Rao discussed the idea with his faculty mentor, Ratna Vadlamudi, PhD, professor of obstetrics and gynecology and co-leader of the Cancer Development and Progression Program at the Mays Cancer Center. The Vadlamudi lab hosted Rao the past several summers, including with precautions during the pandemic. Rao is a senior this fall at Health Careers High School in the Northside Independent School District.
“Dr. Vadlamudi mentioned that an FDA-approved drug library exists and that I could test those drugs in an unbiased way to find out if they work,” Rao said. “I began screening candidate drugs and discovered that imipramine was able to stop the growth of cancer cells.”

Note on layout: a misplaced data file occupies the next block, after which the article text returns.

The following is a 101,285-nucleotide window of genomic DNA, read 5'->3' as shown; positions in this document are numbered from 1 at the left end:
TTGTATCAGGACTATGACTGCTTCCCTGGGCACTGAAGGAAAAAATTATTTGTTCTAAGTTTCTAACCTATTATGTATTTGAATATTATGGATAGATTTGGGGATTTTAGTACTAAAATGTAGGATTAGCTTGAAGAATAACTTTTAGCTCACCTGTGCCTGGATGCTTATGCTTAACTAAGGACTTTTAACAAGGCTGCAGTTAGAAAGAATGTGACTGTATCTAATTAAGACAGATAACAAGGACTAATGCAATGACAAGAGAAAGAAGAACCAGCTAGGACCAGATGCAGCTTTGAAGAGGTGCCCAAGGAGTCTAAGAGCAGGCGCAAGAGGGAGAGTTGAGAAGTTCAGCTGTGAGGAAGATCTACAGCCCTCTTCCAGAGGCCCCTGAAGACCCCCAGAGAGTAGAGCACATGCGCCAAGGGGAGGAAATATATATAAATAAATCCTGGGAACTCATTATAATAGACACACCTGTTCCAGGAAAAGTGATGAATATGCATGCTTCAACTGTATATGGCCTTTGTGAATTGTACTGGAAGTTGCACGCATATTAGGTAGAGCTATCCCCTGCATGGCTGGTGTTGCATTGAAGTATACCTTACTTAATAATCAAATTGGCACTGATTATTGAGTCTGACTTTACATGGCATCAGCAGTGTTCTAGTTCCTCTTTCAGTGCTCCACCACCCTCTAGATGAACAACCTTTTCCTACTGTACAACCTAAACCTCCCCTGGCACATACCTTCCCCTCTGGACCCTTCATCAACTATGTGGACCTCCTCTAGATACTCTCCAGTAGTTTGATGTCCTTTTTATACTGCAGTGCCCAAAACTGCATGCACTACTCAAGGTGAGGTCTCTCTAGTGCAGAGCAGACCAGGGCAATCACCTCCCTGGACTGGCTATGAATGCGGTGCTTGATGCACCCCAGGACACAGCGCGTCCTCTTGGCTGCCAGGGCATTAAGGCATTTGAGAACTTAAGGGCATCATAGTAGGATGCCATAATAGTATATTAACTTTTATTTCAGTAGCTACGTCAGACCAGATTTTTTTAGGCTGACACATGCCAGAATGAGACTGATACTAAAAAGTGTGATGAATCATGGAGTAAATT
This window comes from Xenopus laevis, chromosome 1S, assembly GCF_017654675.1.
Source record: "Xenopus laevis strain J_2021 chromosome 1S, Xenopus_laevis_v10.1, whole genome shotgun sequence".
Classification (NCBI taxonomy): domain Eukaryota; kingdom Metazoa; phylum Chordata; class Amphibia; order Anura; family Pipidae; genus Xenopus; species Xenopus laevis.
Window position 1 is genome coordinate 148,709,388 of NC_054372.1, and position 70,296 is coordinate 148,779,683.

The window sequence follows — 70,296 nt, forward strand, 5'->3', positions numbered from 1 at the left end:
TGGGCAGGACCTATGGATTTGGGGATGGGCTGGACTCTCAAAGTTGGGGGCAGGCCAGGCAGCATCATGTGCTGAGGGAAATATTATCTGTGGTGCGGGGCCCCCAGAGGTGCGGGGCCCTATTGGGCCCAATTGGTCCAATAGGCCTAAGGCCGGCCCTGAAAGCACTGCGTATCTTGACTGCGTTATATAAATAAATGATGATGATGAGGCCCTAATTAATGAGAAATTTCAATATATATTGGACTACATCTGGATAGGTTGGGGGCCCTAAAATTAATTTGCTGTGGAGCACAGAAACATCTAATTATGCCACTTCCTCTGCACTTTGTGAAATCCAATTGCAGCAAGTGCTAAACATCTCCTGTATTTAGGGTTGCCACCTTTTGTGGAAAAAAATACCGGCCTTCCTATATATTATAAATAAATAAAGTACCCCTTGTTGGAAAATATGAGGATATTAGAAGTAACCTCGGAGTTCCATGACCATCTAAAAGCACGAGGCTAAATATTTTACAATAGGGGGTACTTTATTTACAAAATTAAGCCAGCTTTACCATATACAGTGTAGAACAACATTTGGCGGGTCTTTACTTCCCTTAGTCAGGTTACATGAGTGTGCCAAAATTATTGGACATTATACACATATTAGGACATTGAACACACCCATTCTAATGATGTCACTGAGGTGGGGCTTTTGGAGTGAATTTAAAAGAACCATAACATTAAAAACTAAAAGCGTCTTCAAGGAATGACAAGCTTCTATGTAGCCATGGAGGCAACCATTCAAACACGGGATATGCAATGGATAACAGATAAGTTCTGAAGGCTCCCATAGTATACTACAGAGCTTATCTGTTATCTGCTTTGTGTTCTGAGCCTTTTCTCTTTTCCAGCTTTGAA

Drug is already given to some cancer patients
“When human patients receive chemotherapy and other treatments, they may develop depression,” Vadlamudi said. “Imipramine is one of the antidepressants prescribed for them, and the NCI library indicated that it might have anticancer activity. Arhan was curious to delve into this. We trained him on technology to study our laboratory’s mouse models of breast cancer and actual human tumor specimens.”
Rao’s explorations provided evidence that imipramine has potent anti-cancer activity. By reducing estrogen signaling, imipramine stunts the growth of estrogen receptor-positive breast cancers, he found. The drug also interferes with DNA repair, which curbs the ability of triple-negative breast cancers to proliferate, the lab discovered. (DNA, or deoxyribonucleic acid, is a molecule that contains the genetic instructions we need for our bodies to operate. Because DNA is constantly under attack from factors such as radiation from the sun, DNA repair is extremely important for all cells, including cancerous cells.)